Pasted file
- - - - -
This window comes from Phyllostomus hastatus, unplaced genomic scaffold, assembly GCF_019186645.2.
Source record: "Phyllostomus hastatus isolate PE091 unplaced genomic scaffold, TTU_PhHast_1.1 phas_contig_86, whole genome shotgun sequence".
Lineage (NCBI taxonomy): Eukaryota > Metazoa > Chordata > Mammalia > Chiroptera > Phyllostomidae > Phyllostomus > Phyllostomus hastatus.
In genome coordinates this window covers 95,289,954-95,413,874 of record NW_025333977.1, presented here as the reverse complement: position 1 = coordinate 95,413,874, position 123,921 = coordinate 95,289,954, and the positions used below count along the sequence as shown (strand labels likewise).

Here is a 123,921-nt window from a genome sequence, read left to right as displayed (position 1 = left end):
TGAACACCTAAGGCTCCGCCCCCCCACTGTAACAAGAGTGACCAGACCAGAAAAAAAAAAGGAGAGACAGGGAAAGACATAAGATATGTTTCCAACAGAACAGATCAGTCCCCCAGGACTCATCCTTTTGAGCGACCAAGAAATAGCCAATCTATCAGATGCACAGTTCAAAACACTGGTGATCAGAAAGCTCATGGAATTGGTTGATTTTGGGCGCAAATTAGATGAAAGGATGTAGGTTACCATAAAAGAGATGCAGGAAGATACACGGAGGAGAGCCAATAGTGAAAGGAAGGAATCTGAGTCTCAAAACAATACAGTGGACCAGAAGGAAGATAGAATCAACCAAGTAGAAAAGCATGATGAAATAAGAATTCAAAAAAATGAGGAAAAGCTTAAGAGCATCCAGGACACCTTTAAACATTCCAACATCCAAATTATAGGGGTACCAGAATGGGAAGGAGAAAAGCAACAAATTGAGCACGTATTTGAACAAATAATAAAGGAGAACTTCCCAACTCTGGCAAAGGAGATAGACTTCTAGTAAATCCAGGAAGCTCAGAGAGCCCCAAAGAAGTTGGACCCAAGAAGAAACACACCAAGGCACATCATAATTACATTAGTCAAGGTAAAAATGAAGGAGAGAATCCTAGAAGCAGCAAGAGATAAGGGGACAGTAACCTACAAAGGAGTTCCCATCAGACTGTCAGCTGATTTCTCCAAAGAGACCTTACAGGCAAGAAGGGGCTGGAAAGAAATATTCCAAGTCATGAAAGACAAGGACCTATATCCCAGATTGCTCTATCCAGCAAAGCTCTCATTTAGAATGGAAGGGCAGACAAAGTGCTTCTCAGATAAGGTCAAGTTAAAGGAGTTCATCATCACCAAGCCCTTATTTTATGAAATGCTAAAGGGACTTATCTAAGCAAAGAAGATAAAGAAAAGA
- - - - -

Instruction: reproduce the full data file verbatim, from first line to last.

This window comes from Phyllostomus hastatus, unplaced genomic scaffold, assembly GCF_019186645.2.
Source record: "Phyllostomus hastatus isolate PE091 unplaced genomic scaffold, TTU_PhHast_1.1 phas_contig_86, whole genome shotgun sequence".
Lineage (NCBI taxonomy): Eukaryota > Metazoa > Chordata > Mammalia > Chiroptera > Phyllostomidae > Phyllostomus > Phyllostomus hastatus.
In genome coordinates this window covers 95,289,954-95,413,874 of record NW_025333977.1, presented here as the reverse complement: position 1 = coordinate 95,413,874, position 123,921 = coordinate 95,289,954, and the positions used below count along the sequence as shown (strand labels likewise).

Here is a 123,921-nt window from a genome sequence, read left to right as displayed (position 1 = left end):
TGAACACCTAAGGCTCCGCCCCCCCACTGTAACAAGAGTGACCAGACCAGAAAAAAAAAAGGAGAGACAGGGAAAGACATAAGATATGTTTCCAACAGAACAGATCAGTCCCCCAGGACTCATCCTTTTGAGCGACCAAGAAATAGCCAATCTATCAGATGCACAGTTCAAAACACTGGTGATCAGAAAGCTCATGGAATTGGTTGATTTTGGGCGCAAATTAGATGAAAGGATGTAGGTTACCATAAAAGAGATGCAGGAAGATACACGGAGGAGAGCCAATAGTGAAAGGAAGGAATCTGAGTCTCAAAACAATACAGTGGACCAGAAGGAAGATAGAATCAACCAAGTAGAAAAGCATGATGAAATAAGAATTCAAAAAAATGAGGAAAAGCTTAAGAGCATCCAGGACACCTTTAAACATTCCAACATCCAAATTATAGGGGTACCAGAATGGGAAGGAGAAAAGCAACAAATTGAGCACGTATTTGAACAAATAATAAAGGAGAACTTCCCAACTCTGGCAAAGGAGATAGACTTCTAGTAAATCCAGGAAGCTCAGAGAGCCCCAAAGAAGTTGGACCCAAGAAGAAACACACCAAGGCACATCATAATTACATTAGTCAAGGTAAAAATGAAGGAGAGAATCCTAGAAGCAGCAAGAGATAAGGGGACAGTAACCTACAAAGGAGTTCCCATCAGACTGTCAGCTGATTTCTCCAAAGAGACCTTACAGGCAAGAAGGGGCTGGAAAGAAATATTCCAAGTCATGAAAGACAAGGACCTATATCCCAGATTGCTCTATCCAGCAAAGCTCTCATTTAGAATGGAAGGGCAGACAAAGTGCTTCTCAGATAAGGTCAAGTTAAAGGAGTTCATCATCACCAAGCCCTTATTTTATGAAATGCTAAAGGGACTTATCTAAGCAAAGAAGATAAAGAAAAGA